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Madson's intent on HBP unclear to Votto

First baseman is out of lineup for finale in order to rest after Saturday's doubleheader
MLB.com

WASHINGTON -- A day after Ryan Madson hit Joey Votto in the right leg with a 96.2-mph fastball during the Reds' 6-2 loss to the Nationals on Saturday night at Nationals Park, Votto said he doesn't know whether Madson's pitch was intentional.

Votto fell to the ground after getting hit near his right knee in the eighth inning. About four seconds later, the 34-year-old walked up the first-base line while staring and yelling toward Madson, and he continued to do so while standing at first base. Votto also exchanged words with Nationals first baseman Matt Adams.

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WASHINGTON -- A day after Ryan Madson hit Joey Votto in the right leg with a 96.2-mph fastball during the Reds' 6-2 loss to the Nationals on Saturday night at Nationals Park, Votto said he doesn't know whether Madson's pitch was intentional.

Votto fell to the ground after getting hit near his right knee in the eighth inning. About four seconds later, the 34-year-old walked up the first-base line while staring and yelling toward Madson, and he continued to do so while standing at first base. Votto also exchanged words with Nationals first baseman Matt Adams.

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At the end of the top of the eighth inning, Votto waved toward the Nationals' dugout while walking back to the Reds' dugout, prompting home-plate umpire Andy Fletcher to issue a warning to both clubs.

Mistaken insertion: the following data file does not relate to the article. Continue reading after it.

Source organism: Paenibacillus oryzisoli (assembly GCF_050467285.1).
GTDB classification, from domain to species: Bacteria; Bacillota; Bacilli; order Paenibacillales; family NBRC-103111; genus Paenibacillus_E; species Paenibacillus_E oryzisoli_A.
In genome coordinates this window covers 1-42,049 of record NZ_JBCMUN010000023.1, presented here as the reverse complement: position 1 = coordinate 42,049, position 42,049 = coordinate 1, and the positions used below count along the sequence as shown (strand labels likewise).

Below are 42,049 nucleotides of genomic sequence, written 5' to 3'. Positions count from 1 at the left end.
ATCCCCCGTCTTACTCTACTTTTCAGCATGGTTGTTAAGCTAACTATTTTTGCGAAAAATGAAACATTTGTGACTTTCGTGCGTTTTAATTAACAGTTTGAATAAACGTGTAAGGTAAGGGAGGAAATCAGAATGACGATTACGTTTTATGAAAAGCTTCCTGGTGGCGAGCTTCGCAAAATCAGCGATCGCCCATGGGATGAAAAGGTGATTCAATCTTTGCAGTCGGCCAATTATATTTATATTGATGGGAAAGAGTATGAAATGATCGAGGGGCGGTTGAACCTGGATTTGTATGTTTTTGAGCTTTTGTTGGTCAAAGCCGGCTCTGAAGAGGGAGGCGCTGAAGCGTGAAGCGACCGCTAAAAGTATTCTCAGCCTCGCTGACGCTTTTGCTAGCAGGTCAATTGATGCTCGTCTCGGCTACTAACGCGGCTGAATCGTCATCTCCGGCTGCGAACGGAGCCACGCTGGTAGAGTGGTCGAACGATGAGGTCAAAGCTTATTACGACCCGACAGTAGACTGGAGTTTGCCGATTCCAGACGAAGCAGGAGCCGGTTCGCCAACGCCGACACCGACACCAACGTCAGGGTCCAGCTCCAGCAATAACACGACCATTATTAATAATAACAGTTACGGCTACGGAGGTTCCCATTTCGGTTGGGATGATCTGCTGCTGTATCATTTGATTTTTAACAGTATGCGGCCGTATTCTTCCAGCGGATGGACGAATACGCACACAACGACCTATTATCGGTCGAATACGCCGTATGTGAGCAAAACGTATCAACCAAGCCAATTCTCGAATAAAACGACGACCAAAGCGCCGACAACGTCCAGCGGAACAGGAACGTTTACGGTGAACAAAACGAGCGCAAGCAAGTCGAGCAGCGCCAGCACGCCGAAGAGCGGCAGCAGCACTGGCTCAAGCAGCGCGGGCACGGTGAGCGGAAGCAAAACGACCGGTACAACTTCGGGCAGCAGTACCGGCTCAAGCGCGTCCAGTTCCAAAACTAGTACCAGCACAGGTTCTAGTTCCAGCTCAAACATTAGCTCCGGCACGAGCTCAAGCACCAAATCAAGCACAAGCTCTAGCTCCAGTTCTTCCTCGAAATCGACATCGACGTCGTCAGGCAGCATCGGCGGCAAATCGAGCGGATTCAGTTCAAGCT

"My reaction kind of falls in line with [not knowing Madson's intent]," said Votto, who addressed the issue for the first time Sunday morning, since he left the clubhouse before reporters arrived Saturday night.

Madson said Saturday he didn't mean to hit Votto.

"I never want to hurt a guy. Never," Madson said. "So, glad he's OK."

Madson and Votto were Reds teammates during the 2012 season, but Madson didn't play due to Tommy John surgery. Votto said he doesn't know Madson well.

"Once you step into that box, you accept getting hit could very well be a part of the process," Votto said. "Things like that happen. More than anything, being down by four runs was frustrating."

Austin Brice hit Bryce Harper's right leg with an 82-mph curveball in the sixth inning, but Harper said Brice apologized. Jesus Reyes' second Major League pitch, a 96-mph sinker, struck Spencer Kieboom in the stomach in the seventh inning.

Video: CIN@WSH: Harper gets HBP on right leg, later exits

"The pitches that their guys were hit on were clearly no intent," Reds interim manager Jim Riggleman said. "I don't remember ever feeling like somebody got thrown at in any game. When you think you're getting thrown at, then maybe that's when you throw at somebody else. But to get hit by a pitch a couple times in your order and then decide you're going to hit somebody, to me that's wrong."

Votto wasn't in the lineup for the Reds' series-finale against the Nationals on Sunday afternoon, but Riggleman said that's due to normal fatigue after Votto played both games of Saturday's doubleheader. Votto pinch-hit in the ninth inning of the 2-1 loss and struck out against Kelvin Herrera to end the game.

Kyle Melnick is a reporter for MLB.com based in Washington.

Cincinnati Reds, Joey Votto